RALEIGH Errors and omissions in charges Duke Energy Carolinas included in its rate case now before state regulators point to poor company oversight, a consultant for a Durham advocacy group testified Wednesday.
California economist William Marcus, testifying for N.C. WARN, identified an additional $549,000 in charges that he said Duke should not ask customers to pay. Those expenses included flowers, gifts and membership dues that Marcus said had nothing to do with making electricity, and $48,000 in meals and entertainment with no listed purpose.
Marcus has previously identified $30 million in Duke charges, about three-fourths of which would apply to the North Carolina case, that he said should be disallowed. Most of those charges were for stock-based compensation of executives.
There may be a few errors in here, and some differences of judgment, but Im very concerned, he told the North Carolina Utilities Commission.
Marcus said the commission should deduct 10 basis points from Dukes allowed return on equity, a profit margin for investors. If the commission accepts the 10.2 percent return Duke has agreed to in settlement talks, those penalties would reduce it to 10.1 percent, costing Duke millions of dollars in revenue.
Duke officials were expected to respond to Marcus findings in testimony later this week.
The company has been contrite about accounting errors in its filings but insists Duke is a good steward of customers money. It says the customer benefits of a settlement with the commissions Public Staff, which cut its new-revenue request by nearly half, far outweigh those errors.
Before this weeks hearings, the Public Staff had already flagged $941,000 in improper political contributions and sponsorships that Marcus also noted. Duke voluntarily removed an additional $326,000 in political contributions Friday.
In the settlement with Duke, the Public Staff cut $189 million from Dukes request for $446 million in new revenue. The commission would have to approve the settlement terms for them to take effect.
The rate case is voluminous and comprehensive, and we make every effort to make sure we get it right, said Duke spokeswoman Lisa Parrish. There is always going to be the possibility of inaccuracies and differences of opinion. Overall, the settlement is a fair one and is significantly reduced from what we asked for in February.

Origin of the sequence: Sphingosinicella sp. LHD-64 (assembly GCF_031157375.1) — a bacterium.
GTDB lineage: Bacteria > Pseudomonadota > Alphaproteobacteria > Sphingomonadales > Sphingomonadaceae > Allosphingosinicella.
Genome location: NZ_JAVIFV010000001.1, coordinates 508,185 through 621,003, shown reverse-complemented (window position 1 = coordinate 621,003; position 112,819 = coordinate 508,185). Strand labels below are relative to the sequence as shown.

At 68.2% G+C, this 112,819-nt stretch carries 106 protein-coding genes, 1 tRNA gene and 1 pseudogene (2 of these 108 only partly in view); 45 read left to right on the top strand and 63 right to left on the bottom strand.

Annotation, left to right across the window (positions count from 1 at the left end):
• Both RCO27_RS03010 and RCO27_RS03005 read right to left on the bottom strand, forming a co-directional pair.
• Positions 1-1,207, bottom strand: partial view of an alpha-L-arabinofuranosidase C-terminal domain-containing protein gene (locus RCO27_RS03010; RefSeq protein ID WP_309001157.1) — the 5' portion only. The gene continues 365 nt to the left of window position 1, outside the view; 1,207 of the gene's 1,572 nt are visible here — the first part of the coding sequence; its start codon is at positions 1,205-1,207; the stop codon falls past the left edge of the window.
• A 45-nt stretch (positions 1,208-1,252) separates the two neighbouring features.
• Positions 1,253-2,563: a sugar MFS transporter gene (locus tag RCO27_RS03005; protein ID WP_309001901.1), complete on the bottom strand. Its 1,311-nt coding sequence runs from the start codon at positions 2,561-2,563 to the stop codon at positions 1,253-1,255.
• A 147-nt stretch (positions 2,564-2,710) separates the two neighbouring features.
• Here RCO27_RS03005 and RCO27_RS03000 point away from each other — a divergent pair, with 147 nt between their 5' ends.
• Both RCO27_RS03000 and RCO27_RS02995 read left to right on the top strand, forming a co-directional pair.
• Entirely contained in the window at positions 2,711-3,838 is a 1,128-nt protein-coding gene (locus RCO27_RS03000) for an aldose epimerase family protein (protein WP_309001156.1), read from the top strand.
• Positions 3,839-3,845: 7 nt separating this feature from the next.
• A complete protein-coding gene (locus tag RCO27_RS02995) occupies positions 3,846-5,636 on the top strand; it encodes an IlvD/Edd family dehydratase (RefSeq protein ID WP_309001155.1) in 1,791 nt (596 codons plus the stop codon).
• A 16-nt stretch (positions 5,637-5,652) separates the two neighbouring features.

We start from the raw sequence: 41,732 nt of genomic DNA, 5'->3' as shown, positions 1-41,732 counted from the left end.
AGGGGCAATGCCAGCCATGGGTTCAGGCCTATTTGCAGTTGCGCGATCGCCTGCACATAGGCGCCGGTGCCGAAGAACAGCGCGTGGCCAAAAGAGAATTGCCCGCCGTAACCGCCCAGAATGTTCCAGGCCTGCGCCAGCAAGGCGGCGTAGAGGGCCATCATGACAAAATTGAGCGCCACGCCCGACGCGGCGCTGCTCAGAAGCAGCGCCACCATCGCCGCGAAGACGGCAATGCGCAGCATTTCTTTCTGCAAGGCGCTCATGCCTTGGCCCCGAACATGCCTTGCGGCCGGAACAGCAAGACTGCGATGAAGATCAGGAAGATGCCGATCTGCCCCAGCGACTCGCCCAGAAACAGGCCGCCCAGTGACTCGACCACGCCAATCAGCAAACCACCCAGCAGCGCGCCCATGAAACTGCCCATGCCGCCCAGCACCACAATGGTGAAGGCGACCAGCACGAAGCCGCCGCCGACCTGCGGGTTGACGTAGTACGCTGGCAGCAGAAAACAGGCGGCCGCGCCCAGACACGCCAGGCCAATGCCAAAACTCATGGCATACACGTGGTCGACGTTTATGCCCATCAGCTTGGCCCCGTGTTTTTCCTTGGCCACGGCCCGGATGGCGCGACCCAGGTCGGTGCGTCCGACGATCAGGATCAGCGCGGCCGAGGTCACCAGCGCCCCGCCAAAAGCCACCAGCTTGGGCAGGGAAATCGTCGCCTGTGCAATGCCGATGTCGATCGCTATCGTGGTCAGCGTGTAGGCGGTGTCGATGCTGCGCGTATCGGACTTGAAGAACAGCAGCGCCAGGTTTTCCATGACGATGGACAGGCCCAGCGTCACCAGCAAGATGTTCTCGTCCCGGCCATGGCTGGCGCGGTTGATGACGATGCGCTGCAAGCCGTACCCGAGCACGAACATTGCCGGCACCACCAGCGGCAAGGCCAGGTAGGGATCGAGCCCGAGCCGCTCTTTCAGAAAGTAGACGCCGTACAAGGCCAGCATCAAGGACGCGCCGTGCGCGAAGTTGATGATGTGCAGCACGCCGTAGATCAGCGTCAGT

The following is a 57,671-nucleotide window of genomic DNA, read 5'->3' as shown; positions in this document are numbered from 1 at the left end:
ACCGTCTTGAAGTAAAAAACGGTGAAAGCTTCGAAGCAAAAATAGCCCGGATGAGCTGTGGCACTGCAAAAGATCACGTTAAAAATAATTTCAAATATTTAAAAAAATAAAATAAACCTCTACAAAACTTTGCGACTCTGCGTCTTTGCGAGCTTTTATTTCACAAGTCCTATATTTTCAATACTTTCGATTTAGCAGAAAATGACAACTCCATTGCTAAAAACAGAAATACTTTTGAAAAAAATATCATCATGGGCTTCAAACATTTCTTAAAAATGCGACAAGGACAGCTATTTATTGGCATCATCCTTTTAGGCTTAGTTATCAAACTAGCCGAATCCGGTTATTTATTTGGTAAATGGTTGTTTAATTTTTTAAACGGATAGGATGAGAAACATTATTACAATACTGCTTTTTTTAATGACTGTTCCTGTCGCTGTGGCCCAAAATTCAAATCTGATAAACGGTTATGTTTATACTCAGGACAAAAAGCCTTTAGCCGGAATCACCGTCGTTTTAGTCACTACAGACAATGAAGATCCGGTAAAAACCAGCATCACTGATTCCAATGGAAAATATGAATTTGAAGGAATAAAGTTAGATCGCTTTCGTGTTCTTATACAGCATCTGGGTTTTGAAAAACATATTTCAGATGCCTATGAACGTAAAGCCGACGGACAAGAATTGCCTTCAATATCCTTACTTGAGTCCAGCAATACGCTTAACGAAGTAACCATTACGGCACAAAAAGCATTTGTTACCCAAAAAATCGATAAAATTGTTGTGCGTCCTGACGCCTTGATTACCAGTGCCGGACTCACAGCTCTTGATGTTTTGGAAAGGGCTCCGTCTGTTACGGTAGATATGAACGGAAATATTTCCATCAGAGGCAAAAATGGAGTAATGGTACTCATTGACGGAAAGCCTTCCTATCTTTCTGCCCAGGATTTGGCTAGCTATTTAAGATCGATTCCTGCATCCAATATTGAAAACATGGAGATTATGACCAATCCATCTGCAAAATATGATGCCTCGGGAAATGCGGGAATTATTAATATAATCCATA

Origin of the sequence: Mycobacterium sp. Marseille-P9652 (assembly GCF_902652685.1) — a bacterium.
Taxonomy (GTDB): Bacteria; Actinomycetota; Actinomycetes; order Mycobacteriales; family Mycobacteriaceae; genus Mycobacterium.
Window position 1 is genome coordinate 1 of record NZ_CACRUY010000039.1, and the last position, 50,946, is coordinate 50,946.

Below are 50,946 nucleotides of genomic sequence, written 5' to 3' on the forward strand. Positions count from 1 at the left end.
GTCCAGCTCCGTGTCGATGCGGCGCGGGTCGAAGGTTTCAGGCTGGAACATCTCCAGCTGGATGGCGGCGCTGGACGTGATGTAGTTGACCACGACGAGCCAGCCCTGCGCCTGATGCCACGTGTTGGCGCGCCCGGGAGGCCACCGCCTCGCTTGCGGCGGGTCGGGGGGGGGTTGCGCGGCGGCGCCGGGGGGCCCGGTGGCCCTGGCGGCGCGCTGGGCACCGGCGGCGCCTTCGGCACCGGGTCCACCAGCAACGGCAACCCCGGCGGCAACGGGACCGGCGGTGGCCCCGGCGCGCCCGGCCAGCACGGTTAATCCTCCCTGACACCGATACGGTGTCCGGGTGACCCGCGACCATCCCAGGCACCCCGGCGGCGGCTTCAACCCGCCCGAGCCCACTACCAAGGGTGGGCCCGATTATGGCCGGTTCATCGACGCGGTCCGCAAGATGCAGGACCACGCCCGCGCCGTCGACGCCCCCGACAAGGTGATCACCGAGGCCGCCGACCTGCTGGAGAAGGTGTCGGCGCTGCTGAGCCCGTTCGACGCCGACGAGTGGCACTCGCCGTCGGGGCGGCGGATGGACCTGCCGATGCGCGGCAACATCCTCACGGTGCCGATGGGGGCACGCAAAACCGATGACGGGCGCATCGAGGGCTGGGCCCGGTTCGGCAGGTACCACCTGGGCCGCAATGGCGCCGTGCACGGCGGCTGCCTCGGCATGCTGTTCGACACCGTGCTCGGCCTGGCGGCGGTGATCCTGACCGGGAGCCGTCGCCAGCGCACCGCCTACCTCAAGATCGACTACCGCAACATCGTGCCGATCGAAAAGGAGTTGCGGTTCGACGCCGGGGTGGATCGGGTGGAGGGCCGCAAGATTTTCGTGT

Duke officials began testifying late Wednesday. More officials of the company and of the Public Staff are expected to take the stand Thursday. They will be questioned in more detail about the settlement and Dukes disputed charges.
Marcus also testified against Dukes use of the single hottest hour of summer to determine the cost of providing service to its various customer classes, a key component of ratemaking.
Basing costs on that peak hour results in unfairly higher rates for residential customers who may turn up the air conditioning, WARN and Greenpeace argue, compared to industries whose energy use is more likely to remain steady.
The Public Staff has also opposed the summer-peak methodology, but the commission endorsed it during a Duke Energy Progress rate case in May.
Changing the method, which is used in both Carolinas, could result in customers being charged for too many or too few costs, Duke official Phillip Stillman testified. It would also remove the incentive for residential customers to use less energy on hot days, he said.
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